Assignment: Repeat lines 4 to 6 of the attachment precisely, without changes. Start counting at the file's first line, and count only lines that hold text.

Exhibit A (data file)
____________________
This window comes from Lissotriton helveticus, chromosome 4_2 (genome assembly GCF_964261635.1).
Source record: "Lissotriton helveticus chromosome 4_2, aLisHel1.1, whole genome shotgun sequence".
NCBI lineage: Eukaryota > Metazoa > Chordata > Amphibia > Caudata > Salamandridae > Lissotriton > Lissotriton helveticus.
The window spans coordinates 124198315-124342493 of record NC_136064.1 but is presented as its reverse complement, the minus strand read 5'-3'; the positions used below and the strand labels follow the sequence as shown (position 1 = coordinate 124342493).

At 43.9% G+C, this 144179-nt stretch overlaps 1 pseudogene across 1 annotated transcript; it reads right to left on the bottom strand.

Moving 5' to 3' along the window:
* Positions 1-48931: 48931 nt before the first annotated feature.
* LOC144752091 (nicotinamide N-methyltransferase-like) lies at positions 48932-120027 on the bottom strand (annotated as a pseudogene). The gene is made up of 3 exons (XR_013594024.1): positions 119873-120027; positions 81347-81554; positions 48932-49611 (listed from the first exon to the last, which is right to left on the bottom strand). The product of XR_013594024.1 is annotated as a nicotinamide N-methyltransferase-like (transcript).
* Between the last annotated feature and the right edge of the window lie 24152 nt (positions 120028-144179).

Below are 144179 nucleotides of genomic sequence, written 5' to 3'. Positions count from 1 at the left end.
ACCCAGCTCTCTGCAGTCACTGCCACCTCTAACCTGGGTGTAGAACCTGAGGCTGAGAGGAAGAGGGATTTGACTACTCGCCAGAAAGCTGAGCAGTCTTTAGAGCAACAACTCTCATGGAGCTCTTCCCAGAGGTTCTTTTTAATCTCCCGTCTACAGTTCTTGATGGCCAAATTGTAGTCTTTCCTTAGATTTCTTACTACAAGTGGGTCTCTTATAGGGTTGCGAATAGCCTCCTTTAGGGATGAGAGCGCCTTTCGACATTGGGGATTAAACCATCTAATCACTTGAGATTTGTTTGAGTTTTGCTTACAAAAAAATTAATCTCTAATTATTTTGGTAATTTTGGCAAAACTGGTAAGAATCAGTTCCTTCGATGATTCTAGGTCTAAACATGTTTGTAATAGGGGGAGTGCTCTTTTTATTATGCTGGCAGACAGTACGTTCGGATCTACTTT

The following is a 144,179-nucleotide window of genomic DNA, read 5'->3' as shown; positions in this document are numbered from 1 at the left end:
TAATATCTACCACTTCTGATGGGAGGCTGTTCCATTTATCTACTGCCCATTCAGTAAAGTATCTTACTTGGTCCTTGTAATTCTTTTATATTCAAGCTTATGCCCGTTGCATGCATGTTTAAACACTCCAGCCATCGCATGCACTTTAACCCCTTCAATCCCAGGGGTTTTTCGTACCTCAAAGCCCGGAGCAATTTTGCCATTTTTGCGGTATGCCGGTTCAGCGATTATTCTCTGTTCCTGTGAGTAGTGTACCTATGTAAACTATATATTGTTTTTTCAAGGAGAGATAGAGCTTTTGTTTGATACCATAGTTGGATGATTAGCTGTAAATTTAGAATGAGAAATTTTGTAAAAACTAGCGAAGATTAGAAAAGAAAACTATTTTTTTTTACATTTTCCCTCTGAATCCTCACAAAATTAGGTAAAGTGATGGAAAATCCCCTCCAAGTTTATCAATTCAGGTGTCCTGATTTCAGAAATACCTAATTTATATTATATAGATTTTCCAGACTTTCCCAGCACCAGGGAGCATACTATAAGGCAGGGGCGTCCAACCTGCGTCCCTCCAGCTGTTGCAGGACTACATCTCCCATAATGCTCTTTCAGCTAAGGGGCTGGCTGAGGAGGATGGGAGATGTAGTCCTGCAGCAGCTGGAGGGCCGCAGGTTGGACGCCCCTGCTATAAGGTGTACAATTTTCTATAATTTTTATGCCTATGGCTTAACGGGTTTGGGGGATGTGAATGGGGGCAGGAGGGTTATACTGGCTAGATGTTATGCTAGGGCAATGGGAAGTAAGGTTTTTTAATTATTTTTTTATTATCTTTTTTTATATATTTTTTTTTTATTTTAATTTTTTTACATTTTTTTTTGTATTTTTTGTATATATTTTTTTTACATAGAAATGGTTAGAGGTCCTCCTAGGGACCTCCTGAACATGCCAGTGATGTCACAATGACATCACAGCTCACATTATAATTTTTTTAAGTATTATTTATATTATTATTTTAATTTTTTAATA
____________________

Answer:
The window spans coordinates 124198315-124342493 of record NC_136064.1 but is presented as its reverse complement, the minus strand read 5'-3'; the positions used below and the strand labels follow the sequence as shown (position 1 = coordinate 124342493).

At 43.9% G+C, this 144179-nt stretch overlaps 1 pseudogene across 1 annotated transcript; it reads right to left on the bottom strand.

Moving 5' to 3' along the window: